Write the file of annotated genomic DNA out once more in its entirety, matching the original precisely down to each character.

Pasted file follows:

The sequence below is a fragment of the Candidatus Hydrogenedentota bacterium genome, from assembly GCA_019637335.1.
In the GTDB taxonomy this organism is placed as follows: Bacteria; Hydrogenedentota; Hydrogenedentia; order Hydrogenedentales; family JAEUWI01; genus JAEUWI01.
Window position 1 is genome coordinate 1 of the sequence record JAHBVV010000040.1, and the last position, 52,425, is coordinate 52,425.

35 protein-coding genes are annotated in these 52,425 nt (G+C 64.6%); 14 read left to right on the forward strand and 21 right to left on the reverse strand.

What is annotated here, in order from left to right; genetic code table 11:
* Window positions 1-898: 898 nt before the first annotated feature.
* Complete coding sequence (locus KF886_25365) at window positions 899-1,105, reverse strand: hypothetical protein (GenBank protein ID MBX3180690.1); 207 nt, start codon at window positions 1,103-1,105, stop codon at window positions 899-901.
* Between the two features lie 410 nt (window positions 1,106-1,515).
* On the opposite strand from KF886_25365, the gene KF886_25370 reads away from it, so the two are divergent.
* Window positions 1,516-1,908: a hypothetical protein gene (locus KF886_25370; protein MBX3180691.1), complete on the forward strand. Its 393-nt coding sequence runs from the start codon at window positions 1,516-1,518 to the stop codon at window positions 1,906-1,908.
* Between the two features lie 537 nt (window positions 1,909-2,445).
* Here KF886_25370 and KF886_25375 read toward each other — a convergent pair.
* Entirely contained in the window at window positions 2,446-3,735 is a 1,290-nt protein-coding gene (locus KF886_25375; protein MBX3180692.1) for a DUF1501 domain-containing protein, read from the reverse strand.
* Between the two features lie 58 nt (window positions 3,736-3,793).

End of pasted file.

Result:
The sequence below is a fragment of the Candidatus Hydrogenedentota bacterium genome, from assembly GCA_019637335.1.
In the GTDB taxonomy this organism is placed as follows: Bacteria; Hydrogenedentota; Hydrogenedentia; order Hydrogenedentales; family JAEUWI01; genus JAEUWI01.
Window position 1 is genome coordinate 1 of the sequence record JAHBVV010000040.1, and the last position, 52,425, is coordinate 52,425.

35 protein-coding genes are annotated in these 52,425 nt (G+C 64.6%); 14 read left to right on the forward strand and 21 right to left on the reverse strand.

What is annotated here, in order from left to right; genetic code table 11:
* Window positions 1-898: 898 nt before the first annotated feature.
* Complete coding sequence (locus KF886_25365) at window positions 899-1,105, reverse strand: hypothetical protein (GenBank protein ID MBX3180690.1); 207 nt, start codon at window positions 1,103-1,105, stop codon at window positions 899-901.
* Between the two features lie 410 nt (window positions 1,106-1,515).
* On the opposite strand from KF886_25365, the gene KF886_25370 reads away from it, so the two are divergent.
* Window positions 1,516-1,908: a hypothetical protein gene (locus KF886_25370; protein MBX3180691.1), complete on the forward strand. Its 393-nt coding sequence runs from the start codon at window positions 1,516-1,518 to the stop codon at window positions 1,906-1,908.
* Between the two features lie 537 nt (window positions 1,909-2,445).
* Here KF886_25370 and KF886_25375 read toward each other — a convergent pair.
* Entirely contained in the window at window positions 2,446-3,735 is a 1,290-nt protein-coding gene (locus KF886_25375; protein MBX3180692.1) for a DUF1501 domain-containing protein, read from the reverse strand.
* Between the two features lie 58 nt (window positions 3,736-3,793).